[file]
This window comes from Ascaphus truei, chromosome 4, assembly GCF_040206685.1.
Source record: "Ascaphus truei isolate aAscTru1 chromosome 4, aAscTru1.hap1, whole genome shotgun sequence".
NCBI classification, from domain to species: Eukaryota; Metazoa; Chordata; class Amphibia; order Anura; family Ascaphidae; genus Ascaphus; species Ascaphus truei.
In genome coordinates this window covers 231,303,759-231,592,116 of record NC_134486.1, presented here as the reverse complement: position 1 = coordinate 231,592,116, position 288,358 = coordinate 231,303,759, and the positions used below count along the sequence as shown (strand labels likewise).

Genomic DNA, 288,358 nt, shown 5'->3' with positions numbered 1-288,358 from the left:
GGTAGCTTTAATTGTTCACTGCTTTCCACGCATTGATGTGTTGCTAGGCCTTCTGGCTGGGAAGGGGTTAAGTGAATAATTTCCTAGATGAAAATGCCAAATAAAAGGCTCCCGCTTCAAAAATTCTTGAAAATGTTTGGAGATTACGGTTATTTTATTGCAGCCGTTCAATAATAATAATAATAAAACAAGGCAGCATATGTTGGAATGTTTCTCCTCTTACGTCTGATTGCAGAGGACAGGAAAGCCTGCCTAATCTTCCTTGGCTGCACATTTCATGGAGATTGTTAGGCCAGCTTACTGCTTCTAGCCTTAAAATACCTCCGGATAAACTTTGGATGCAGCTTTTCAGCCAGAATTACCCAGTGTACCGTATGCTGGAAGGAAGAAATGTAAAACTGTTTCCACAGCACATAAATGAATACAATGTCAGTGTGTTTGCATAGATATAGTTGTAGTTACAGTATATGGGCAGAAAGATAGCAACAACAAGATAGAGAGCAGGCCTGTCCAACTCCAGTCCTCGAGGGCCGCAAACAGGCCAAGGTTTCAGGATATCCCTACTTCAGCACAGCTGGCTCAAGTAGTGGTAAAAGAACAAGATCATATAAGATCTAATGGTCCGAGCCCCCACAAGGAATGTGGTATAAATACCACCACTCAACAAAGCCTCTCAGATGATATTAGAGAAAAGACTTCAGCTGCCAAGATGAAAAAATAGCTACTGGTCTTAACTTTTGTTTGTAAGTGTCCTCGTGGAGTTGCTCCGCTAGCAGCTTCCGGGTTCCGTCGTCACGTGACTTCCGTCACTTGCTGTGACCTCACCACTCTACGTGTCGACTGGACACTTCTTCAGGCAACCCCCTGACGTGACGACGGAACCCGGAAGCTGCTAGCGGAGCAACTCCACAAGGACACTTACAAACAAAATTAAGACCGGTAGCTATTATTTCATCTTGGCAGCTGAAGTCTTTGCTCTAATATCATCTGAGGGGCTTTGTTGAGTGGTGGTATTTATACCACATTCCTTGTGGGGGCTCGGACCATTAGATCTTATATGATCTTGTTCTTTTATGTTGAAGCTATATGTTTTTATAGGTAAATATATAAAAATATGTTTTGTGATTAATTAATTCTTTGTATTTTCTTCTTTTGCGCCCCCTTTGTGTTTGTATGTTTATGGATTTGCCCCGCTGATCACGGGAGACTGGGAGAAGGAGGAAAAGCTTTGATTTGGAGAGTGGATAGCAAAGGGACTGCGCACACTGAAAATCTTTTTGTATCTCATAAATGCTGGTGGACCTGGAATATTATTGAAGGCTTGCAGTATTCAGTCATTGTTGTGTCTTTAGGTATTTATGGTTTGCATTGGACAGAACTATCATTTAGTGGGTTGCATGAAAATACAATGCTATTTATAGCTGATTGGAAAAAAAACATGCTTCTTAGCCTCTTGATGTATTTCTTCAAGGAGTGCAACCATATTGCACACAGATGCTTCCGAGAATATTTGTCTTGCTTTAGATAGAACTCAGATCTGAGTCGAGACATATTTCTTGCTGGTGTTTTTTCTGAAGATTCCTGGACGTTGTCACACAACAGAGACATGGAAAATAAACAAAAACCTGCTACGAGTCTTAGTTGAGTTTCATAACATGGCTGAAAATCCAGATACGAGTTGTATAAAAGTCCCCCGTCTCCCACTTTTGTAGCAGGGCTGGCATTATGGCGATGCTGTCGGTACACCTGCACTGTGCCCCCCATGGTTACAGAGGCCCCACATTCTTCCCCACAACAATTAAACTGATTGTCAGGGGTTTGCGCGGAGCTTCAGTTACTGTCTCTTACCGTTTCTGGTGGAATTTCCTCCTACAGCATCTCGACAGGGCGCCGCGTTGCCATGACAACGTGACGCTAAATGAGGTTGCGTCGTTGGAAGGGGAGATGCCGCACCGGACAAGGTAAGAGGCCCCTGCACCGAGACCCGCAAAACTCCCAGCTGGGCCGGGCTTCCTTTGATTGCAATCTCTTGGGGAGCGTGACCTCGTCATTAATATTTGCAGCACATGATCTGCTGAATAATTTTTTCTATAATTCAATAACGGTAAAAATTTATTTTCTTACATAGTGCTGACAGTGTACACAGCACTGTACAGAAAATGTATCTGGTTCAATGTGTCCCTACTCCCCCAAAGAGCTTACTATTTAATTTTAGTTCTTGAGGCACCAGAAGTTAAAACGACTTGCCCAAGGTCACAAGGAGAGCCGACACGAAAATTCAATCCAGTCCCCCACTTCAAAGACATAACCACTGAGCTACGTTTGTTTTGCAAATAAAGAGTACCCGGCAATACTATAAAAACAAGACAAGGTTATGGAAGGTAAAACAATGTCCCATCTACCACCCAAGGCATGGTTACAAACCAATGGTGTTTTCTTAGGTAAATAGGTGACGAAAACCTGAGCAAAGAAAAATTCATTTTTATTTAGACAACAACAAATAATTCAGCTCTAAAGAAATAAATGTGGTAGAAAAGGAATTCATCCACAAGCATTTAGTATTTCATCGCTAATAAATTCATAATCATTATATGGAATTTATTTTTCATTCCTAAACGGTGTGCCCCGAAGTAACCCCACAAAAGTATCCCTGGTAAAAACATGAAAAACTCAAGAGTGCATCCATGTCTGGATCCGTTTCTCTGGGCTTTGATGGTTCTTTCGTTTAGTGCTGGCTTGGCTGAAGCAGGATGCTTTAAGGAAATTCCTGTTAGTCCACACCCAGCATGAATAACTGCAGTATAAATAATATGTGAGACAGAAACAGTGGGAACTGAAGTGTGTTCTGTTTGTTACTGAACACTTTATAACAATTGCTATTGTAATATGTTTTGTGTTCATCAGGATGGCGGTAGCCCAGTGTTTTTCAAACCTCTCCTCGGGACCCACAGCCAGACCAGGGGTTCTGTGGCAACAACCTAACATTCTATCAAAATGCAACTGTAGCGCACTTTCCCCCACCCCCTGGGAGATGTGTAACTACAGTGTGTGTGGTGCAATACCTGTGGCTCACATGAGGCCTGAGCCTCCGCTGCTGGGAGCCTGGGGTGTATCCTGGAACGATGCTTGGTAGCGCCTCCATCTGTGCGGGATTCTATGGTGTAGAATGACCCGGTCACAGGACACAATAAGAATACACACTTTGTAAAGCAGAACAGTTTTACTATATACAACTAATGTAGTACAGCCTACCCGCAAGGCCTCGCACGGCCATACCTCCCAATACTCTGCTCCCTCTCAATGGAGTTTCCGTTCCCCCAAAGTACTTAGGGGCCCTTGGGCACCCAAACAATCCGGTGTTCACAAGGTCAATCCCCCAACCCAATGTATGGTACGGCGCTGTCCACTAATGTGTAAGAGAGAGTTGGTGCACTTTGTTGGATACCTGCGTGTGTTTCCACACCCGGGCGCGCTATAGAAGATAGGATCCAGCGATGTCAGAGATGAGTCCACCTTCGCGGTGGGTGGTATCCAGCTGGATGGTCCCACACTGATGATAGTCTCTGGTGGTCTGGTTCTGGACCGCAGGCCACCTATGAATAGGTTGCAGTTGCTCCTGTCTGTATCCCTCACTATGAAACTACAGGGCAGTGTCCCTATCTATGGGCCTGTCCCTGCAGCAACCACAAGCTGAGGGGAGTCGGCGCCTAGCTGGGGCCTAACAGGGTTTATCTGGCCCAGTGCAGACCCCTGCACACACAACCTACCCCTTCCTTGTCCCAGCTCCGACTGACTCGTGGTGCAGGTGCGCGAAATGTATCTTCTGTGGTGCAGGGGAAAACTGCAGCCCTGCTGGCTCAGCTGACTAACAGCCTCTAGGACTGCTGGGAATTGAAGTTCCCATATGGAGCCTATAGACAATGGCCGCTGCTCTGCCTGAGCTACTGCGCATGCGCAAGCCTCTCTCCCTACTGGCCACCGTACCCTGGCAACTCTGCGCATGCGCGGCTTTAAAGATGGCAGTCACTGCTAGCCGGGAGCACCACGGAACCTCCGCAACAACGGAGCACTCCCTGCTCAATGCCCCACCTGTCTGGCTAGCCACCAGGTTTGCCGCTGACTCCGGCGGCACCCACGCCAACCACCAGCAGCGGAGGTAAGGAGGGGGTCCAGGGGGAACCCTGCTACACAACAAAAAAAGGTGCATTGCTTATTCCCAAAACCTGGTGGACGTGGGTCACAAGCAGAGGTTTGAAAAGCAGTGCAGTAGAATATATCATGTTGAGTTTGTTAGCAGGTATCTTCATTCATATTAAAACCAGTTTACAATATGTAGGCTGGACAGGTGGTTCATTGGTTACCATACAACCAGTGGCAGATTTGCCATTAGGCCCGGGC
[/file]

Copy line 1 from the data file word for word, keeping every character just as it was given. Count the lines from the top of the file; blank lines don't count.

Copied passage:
This window comes from Ascaphus truei, chromosome 4, assembly GCF_040206685.1.